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Increased workloads are getting in the way of providing quality services, say the people who provide support to injured workers.

Delegates at the recent Conference of Canadian Compensation Unions in Ottawa discussed how increased workloads are having a negative impact on the provision of quality services to injured workers.

Overworked employees experience stress, burnout, and physical and mental health problems – all of which are linked to deteriorating service quality.

Another disturbing trend delegates identified is the erosion of benefits to injured workers. The length of claims is being reduced to save costs. Delegates heard there is a tendency to focus on the bottom line and not the needs of the injured worker, which again hurts service quality.

Episodes of violence and bullying are another major problem. Threats of violence from the public, threats of suicide from injured workers, and workplace bullying all exact a heavy toll on workers’ mental and physical well-being.

Violence and bullying are not part of our jobs” says Harry Goslin, president of CUPE 1750, representing workers at the Workplace Safety and Insurance Board (WSIB) in Ontario.

Delegates heard that in the majority of cases employers do not take workers’ concerns about violence and bullying seriously.

Injured workers deserve better” says Sandra Wright, president of the Compensation Employees Union (CEU) in British Columbia. The CEU is an affiliate of the National Union of Public and General Employees (NUPGE).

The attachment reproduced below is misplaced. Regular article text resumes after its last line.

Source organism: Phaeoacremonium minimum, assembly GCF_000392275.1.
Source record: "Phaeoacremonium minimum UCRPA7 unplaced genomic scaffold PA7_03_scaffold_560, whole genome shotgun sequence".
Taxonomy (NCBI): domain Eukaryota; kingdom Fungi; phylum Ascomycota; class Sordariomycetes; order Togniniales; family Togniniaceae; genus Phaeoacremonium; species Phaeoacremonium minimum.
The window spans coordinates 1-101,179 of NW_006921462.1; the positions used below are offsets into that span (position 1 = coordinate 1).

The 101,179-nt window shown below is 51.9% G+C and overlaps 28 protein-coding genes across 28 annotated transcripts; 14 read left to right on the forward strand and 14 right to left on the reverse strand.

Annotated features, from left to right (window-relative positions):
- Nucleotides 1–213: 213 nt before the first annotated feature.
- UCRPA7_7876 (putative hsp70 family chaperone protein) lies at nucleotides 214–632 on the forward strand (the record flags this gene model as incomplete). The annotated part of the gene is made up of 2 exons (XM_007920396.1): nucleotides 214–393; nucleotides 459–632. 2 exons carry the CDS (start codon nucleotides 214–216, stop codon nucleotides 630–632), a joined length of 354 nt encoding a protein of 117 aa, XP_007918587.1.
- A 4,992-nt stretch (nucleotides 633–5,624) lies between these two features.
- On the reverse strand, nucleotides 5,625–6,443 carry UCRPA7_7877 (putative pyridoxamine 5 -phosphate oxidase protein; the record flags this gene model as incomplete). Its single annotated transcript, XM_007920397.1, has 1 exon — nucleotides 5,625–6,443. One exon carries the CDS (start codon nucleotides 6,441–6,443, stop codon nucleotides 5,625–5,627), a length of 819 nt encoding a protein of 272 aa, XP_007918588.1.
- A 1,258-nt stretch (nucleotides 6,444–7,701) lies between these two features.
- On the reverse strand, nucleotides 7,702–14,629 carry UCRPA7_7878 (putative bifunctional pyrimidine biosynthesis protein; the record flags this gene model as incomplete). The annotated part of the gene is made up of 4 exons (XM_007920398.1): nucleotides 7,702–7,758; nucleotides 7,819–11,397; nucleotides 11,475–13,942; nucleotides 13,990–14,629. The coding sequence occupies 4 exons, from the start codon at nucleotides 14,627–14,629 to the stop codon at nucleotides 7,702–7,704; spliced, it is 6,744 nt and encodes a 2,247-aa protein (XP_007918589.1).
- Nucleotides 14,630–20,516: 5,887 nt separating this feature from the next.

Goslin says that to highlight the seriousness of the problem, CUPE and the NUPGE will work together to develop a national strategy for compensation boards across Canada.

Collectively, we will impress upon employers the need to be proactive when it comes to workplace violence and bullying before the unthinkable happens,” says Goslin.

Several years have passed since the first national meeting of compensation employees and yet the problem of workload is still a pressing concern. “Workers are struggling to provide quality services under immense workloads. It’s high time employers stepped up to the plate and seriously addressed workers workload concerns,” says Wright.

CUPE and NUPGE represent more than 8,000 compensation employees across Canada. The group meets every two years to discuss issues affecting both injured workers and employees of workers’ compensation boards.